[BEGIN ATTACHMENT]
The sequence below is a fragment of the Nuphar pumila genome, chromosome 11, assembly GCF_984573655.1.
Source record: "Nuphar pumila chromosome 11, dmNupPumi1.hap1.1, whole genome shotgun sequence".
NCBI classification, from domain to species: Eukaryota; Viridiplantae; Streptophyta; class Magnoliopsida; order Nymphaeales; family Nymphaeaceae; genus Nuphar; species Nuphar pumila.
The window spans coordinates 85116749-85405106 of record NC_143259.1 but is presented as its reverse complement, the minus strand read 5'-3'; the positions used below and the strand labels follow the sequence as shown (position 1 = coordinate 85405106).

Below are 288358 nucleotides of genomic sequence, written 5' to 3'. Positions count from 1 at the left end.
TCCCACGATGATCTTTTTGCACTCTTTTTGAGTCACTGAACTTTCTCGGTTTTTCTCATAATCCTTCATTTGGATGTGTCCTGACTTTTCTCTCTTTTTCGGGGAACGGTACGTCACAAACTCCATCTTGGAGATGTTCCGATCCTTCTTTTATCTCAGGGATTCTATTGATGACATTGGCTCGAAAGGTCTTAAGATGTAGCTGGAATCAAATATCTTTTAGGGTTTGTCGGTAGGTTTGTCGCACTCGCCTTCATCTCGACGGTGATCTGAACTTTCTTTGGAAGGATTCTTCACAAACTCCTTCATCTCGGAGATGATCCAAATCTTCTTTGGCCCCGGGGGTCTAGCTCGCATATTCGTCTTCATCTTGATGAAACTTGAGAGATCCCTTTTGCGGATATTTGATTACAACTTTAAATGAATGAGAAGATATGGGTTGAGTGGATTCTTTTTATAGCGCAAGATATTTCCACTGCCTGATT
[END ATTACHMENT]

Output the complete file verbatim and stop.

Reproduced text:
The sequence below is a fragment of the Nuphar pumila genome, chromosome 11, assembly GCF_984573655.1.
Source record: "Nuphar pumila chromosome 11, dmNupPumi1.hap1.1, whole genome shotgun sequence".
NCBI classification, from domain to species: Eukaryota; Viridiplantae; Streptophyta; class Magnoliopsida; order Nymphaeales; family Nymphaeaceae; genus Nuphar; species Nuphar pumila.
The window spans coordinates 85116749-85405106 of record NC_143259.1 but is presented as its reverse complement, the minus strand read 5'-3'; the positions used below and the strand labels follow the sequence as shown (position 1 = coordinate 85405106).

Below are 288358 nucleotides of genomic sequence, written 5' to 3'. Positions count from 1 at the left end.
TCCCACGATGATCTTTTTGCACTCTTTTTGAGTCACTGAACTTTCTCGGTTTTTCTCATAATCCTTCATTTGGATGTGTCCTGACTTTTCTCTCTTTTTCGGGGAACGGTACGTCACAAACTCCATCTTGGAGATGTTCCGATCCTTCTTTTATCTCAGGGATTCTATTGATGACATTGGCTCGAAAGGTCTTAAGATGTAGCTGGAATCAAATATCTTTTAGGGTTTGTCGGTAGGTTTGTCGCACTCGCCTTCATCTCGACGGTGATCTGAACTTTCTTTGGAAGGATTCTTCACAAACTCCTTCATCTCGGAGATGATCCAAATCTTCTTTGGCCCCGGGGGTCTAGCTCGCATATTCGTCTTCATCTTGATGAAACTTGAGAGATCCCTTTTGCGGATATTTGATTACAACTTTAAATGAATGAGAAGATATGGGTTGAGTGGATTCTTTTTATAGCGCAAGATATTTCCACTGCCTGATT